The source described the findings of the assessment as showing "significant damage to operational equities."

Three intelligence officers confirmed that other CIA non-official cover officers were compromised, but did not indicate the number of people operating under non-official cover that were affected or the way in which these individuals were impaired. None of the sources would say whether there were American or foreign casualties as a result of the leak.

Several intelligence officials described the damage in terms of how long it would take for the agency to recover. According to their own assessment, the CIA would be impaired for up to "ten years" in its capacity to adequately monitor nuclear proliferation on the level of efficiency and accuracy it had prior to the White House leak of Plame Wilson's identity.

So with all of this news about Libby's testimony (which by the way he and Cheney aren't really known for being truthful and this could have been planned to hang dumb Georgie), let's also remember another fucked up angle to this story.  As the call for war with Iran grows louder, and the talk about how close Iran is to gaining nuclear weapons, just remember that it was Bush, Libby, Cheney, Rove and who knows who else that, by opening their mouths created a situation where Iran's ability to obtain nuclear weapons was certainly greatly "aided and abetted".

And Valerie Plame was trying to stop Iran from doing so before her cover was blown.

That can not and must not be overlooked in all of these developments.

Originally posted to clammyc on Thu Apr 06, 2006 at 08:37 PM PDT.

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Comment Preferences

    •  Not a side effect (43+ / 0-)

      As I said in a comment on HoundDog's diary, I believe blowing the Iran nuclear humint network was an explicitly intended consequence of the Plame/Brewster Jennings outing.

      As nightfall does not come all at once, neither does oppression. - Justice William O. Douglas

      by occams hatchet on Thu Apr 06, 2006 at 08:49:21 PM PDT

      [ Parent ]

    •  Source on Plame's Iran WMD connection? (2+ / 0-)
      Recommended by:
      Patricia Taylor, kraant

      I remember reading from several reputable sources that Plame worked on WMD anti-proliferation, but this is the first time I've read that she was working specifically on Iran.  It would be good to have another source on this, since Raw Story has about as much credibility as Drudge.  I don't doubt it, but if I'm going to use this info on Plame I want it to be ironclad.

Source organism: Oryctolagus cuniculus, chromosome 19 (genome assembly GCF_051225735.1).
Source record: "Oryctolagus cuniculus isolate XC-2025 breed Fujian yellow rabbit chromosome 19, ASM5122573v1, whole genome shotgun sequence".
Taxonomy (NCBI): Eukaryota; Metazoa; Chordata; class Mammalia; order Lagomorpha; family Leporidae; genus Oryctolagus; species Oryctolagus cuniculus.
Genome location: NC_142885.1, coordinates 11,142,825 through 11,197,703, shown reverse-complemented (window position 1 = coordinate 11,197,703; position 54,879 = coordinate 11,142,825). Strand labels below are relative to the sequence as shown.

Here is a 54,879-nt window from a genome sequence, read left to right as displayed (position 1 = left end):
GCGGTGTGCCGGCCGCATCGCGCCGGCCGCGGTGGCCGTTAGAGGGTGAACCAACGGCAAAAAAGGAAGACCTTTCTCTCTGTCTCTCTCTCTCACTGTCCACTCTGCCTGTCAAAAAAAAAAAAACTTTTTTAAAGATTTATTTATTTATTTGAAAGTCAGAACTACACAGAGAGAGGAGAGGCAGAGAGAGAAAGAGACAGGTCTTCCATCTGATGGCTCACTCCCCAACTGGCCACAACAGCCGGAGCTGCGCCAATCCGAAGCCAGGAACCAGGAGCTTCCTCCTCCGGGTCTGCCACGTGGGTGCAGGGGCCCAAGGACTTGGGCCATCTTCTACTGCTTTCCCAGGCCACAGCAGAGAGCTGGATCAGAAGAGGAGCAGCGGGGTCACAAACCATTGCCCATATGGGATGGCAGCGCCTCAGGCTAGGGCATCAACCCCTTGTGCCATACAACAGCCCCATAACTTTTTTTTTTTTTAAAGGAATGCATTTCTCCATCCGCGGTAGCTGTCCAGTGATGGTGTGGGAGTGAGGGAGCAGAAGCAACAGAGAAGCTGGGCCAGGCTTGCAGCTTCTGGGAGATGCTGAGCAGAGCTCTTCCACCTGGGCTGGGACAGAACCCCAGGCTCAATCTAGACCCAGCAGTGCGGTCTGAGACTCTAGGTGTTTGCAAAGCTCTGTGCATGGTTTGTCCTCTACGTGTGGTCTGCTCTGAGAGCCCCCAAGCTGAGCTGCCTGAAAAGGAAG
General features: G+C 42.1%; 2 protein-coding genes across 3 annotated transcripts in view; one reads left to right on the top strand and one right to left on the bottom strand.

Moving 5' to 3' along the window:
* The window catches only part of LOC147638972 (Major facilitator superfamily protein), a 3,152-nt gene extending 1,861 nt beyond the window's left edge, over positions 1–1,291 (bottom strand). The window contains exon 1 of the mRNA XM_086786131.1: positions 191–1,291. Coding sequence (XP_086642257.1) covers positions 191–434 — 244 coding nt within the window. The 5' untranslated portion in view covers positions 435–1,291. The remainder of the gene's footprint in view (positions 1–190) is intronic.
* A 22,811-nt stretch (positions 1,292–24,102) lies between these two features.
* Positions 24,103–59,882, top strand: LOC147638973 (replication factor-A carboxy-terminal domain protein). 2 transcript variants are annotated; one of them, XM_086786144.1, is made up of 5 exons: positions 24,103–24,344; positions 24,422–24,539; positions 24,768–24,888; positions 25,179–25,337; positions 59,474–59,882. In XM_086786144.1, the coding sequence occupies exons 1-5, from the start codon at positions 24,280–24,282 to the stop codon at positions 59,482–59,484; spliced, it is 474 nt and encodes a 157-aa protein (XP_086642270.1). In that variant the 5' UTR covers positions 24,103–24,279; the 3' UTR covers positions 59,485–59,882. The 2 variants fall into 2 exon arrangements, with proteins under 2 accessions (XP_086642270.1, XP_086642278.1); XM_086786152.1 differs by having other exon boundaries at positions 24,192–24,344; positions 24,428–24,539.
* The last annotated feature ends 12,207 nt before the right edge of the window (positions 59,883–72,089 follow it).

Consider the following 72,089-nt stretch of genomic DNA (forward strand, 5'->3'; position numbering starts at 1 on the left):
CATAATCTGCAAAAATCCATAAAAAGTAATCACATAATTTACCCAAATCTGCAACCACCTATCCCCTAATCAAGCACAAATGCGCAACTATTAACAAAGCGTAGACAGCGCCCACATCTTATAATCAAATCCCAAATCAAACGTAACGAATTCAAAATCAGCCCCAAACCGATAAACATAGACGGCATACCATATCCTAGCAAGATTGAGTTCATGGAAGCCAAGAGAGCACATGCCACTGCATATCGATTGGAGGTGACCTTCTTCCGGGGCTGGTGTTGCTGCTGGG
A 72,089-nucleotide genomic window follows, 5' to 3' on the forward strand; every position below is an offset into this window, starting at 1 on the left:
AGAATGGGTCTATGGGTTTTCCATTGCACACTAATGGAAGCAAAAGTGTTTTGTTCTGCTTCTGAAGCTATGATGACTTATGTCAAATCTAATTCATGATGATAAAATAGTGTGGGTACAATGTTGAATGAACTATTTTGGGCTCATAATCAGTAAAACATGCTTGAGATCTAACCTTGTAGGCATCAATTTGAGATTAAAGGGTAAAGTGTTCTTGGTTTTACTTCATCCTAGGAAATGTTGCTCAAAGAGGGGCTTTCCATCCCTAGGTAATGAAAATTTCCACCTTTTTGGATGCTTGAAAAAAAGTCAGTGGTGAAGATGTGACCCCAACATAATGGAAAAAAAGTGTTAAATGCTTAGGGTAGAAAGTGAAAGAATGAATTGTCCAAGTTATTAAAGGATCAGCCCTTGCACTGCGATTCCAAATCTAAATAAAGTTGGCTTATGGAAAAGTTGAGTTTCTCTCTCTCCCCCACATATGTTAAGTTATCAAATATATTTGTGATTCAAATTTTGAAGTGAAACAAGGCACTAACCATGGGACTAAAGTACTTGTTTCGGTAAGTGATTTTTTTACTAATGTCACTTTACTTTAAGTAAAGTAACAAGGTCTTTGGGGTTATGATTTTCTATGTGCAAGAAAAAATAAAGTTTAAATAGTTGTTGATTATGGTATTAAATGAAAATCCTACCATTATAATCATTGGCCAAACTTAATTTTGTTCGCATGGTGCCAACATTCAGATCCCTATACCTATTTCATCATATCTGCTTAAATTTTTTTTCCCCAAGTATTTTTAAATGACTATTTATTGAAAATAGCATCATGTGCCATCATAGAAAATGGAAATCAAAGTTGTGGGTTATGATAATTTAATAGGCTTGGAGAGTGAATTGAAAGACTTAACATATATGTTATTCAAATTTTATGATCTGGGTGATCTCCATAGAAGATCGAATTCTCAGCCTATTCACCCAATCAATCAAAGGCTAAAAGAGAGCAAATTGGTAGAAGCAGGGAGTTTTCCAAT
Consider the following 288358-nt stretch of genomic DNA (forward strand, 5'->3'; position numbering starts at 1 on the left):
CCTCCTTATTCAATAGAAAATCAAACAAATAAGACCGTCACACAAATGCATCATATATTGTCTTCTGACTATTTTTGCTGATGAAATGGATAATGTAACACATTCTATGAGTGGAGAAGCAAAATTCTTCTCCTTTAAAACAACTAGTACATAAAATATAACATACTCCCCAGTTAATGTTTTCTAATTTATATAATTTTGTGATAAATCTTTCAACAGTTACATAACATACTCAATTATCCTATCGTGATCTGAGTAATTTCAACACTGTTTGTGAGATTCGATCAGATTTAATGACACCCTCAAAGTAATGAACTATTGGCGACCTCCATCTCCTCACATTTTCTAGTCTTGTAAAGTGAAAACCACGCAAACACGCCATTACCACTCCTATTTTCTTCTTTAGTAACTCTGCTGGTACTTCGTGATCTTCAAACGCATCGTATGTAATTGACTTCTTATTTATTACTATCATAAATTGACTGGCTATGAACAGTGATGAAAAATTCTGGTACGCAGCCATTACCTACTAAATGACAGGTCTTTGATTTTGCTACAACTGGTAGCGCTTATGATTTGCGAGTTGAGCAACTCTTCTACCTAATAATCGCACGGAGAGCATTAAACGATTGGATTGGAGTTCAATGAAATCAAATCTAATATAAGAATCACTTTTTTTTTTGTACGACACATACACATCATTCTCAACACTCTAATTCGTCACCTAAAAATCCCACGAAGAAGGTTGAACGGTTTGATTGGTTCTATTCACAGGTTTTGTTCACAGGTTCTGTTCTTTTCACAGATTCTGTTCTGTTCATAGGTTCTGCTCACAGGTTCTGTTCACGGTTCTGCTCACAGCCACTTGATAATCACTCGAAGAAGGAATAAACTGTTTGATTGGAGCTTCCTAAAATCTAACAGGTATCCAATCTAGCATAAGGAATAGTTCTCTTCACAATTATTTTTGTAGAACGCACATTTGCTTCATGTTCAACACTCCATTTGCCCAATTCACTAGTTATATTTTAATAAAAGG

This revelation SHOULD be enough to sweep away any remaining diffidence to Bush in the media, but of course, it will not even be widely reported.  The corporate media are shoveling the administration's shit yet again, but this time national security has been flagrantly compromised by Bush.  Why don't the ruling elite care that Bush's vindictiveness may have given Iran an edge on nuke development?  

      Why, indeed.  I suspect it is because Bushco wanted Iran to develop nukes, so that they would have an excuse for war.  The ruling class knows this, and they're praying for war.  Anything for profits and power.  

      -7.4, -5.9 | "Ignorance and bigotry, like other insanities, are incapable of self-government." -Thomas Jefferson

      by Subterranean on Thu Apr 06, 2006 at 11:55:03 PM PDT

      [ Parent ]

      •  agreed (0+ / 0-)

        and while it is Larisa at Rawstory, I only found Steve Clemons as another source.  But I don't remember much in the way of anyone ever refuting this, and Larry Johnson also seemed to confirm, although not entirely directly.

      •  Yup (1+ / 0-)
        Recommended by:
        kraant

        If you can find 'em, then help 'em make some. Its too bad that we'll never find out all the bullshit thats been going on and who's truly to blame.
        tung sol

        'cause you're the green manalishi with the two prong crown--Peter Green, Green Manalishi

        by tung sol on Fri Apr 07, 2006 at 04:37:33 AM PDT

        [ Parent ]

        •  hate to state the obvious but... (3+ / 0-)
          Recommended by:
          Hornito, subtropolis, clammyc

          ...if something isn't done to stop these guys in their tracks, now, we'll be in Iran soon and there will be further fortification of Bushco power here...for the indefinite future.  They aren't going to stop unless made to.  And they've pretty much said so.

          Fasten your seatbelts, it's going to be a bumpy night.

          by Glorfindel on Fri Apr 07, 2006 at 07:18:00 AM PDT